The results were impressive: whether grading alertness, measuring response to specific stimuli, determining attention span or ascertaining integrative processing speed, the composite WCN scale can outperform the traditional assessment tools. “Our composite assessment method delivers significantly more consistent and valuable results than the standardized assessment methods,” Dr Kapinos said as a conclusion. “This means that members of different medical disciplines and nurses in neurological care can reach conclusions about degree of consciousness that are congruent and free from contradiction. Compared to commonly used consciousness scales, our tool offers precise terminology and better clinical documentation, providing a basis for improved inter-professional communication. And any deterioration is detected earlier.”

  • Bibliographic information
    WCN 2017 Abstract Kapinos et al, Proposing The WCN Scale: A Comprehensive Composite Assessment Of Consciousness In The Critically Ill Patient; XXIII World Congress of Neurology, Kyoto, Japan, 16-21 September


Outbreak of plague in Madagascar worries officials

ProMED-mail reports that an unusually deadly seasonal outbreak of plague has gripped the island nation of Madagascar. As of 6 October 2017, 258 have been sickened and 36 have died just since August 2017, according to Madagascar’s Ministry of Public Health. To try to stifle the spread, the government has forbidden public gatherings, including sporting events, and schools have closed for insecticide treatments that kill plague-spreading fleas. People have swarmed pharmacies, desperately seeking face masks and any antibiotics they can get. The WHO, on 6 October 2017, announced that it has released US$1.5 million in emergency funds and delivered nearly 1.2 million antimicrobial doses to help combat the outbreak.

Plague, caused by the bacterium Yersinia pestis, is endemic to Madagascar and pops up all year-round. But outbreaks can erupt between September to November, with seasonal shifts in rat and flea populations. Rats, which harbour the bacteria, tend to see their populations plump and peak around harvest times in July and August. A boom in the flea population, which transmits the disease, follows in tandem. But as crops are harvested and the weather cools, the rat population shrinks, and the surging, hungry batch of fleas turns to humans.

The report says the island has been battling the disease since it arrived there on steamboats from India in 1898. In recent years, the country has seen between 275 and 675 cases annually.

But this year is different. The disease is spreading not just in rural areas; it’s also spreading in cities. As of 30 September 2017, the disease had taken hold in 10 cities across the island, including the capital, Antananarivo.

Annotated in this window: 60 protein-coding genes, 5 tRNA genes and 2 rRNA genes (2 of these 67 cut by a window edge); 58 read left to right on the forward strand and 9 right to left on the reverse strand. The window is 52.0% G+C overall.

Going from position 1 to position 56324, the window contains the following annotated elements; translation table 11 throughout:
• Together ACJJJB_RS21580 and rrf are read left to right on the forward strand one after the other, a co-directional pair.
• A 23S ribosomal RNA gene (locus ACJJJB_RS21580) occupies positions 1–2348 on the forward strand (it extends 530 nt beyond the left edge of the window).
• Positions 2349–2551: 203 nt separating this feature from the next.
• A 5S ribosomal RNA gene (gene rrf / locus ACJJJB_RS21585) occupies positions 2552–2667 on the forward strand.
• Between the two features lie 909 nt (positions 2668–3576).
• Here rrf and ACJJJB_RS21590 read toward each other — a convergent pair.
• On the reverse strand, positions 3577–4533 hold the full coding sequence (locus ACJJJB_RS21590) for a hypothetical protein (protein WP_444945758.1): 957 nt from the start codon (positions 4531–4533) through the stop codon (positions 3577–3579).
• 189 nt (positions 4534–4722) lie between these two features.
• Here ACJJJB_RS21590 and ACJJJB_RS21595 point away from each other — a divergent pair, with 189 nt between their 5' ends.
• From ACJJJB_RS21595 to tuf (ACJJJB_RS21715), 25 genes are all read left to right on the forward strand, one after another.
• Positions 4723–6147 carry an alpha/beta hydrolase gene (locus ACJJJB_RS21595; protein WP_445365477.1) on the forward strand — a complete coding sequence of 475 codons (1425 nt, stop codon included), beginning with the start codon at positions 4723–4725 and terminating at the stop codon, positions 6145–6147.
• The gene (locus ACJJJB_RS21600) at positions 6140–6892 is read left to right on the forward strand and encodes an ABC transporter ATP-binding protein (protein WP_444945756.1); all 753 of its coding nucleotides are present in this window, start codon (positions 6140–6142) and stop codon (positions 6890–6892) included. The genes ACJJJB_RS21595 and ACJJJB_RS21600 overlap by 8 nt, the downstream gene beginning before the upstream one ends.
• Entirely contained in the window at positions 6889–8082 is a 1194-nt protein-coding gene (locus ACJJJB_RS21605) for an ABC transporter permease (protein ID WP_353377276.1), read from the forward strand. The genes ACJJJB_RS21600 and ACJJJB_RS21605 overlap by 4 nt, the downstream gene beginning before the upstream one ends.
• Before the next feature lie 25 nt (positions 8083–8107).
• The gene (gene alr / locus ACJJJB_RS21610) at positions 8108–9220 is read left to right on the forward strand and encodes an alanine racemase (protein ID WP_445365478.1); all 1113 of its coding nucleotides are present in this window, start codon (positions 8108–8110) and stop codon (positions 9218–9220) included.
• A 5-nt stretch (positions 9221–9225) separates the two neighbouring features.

“WHO is concerned that plague could spread further because it is already present in several cities and this is the start of the epidemic season, which usually runs from September to April,” Dr Charlotte Ndiaye, WHO representative in Madagascar, said. “Plague is curable if detected in time. Our teams are working to ensure that everyone at risk has access to protection and treatment. The faster we move, the more lives we save.”

It is also spreading in 2 different ways – by fleas and by people – which some have dubbed a “double plague”. Usually, plague infections arise as bubonic plague, spread by flea bites. In this case – the Black Death scenario Y. pestis moves from the site of a flea bite on a human to the lymphatic system, taking up residence and inflaming a lymph node. This causes a painful swelling called a bubo, where the infection gets its name. If it is left untreated, the infection can spread to the blood, causing septicaemic plague, or the lungs, causing pneumonic plague.

Pneumonic plague is the most severe form. It can become a life-threatening situation in just 24 hours and can begin to spread from person to person in droplets, coughed or sneezed. Most of the people infected in the current outbreak in Madagascar have the pneumonic form. Officials caught on to the outbreak on 11 September 2017, and cases have piled up since then.

Promed-MAIL explains that primary plague pneumonia has a short incubation period of 1-3 days, after which there is sudden onset of flu-like symptoms including fever, chills, headache, generalized body pains, weakness and chest discomfort. A cough develops with sputum production, which may be bloody, and increasing chest pain and difficulty in breathing. As the disease progresses, hypoxia and hemoptysis (coughing up blood) are prominent. The disease is invariably fatal unless antimicrobial therapy commences within 24 hours of exposure.

Patients with primary pneumonic plague generate large quantities of infectious aerosols that pose a significant risk to close contacts. CDC guidelines identify contacts within 2 meters [6.6 feet] as being at greatest risk and do not consider the organism likely to be carried through air ducts or vents. Persons who have been in contact with pneumonic plague patients or handling potentially infectious body fluids or tissues without appropriate protection should receive preventive antimicrobial therapy. The preferred antimicrobial agents for prophylaxis are tetracyclines, quinolones, or chloramphenicol.


Date of upload: 22nd Nov 2017

                                                           Copyright © 2017 All Rights Reserved.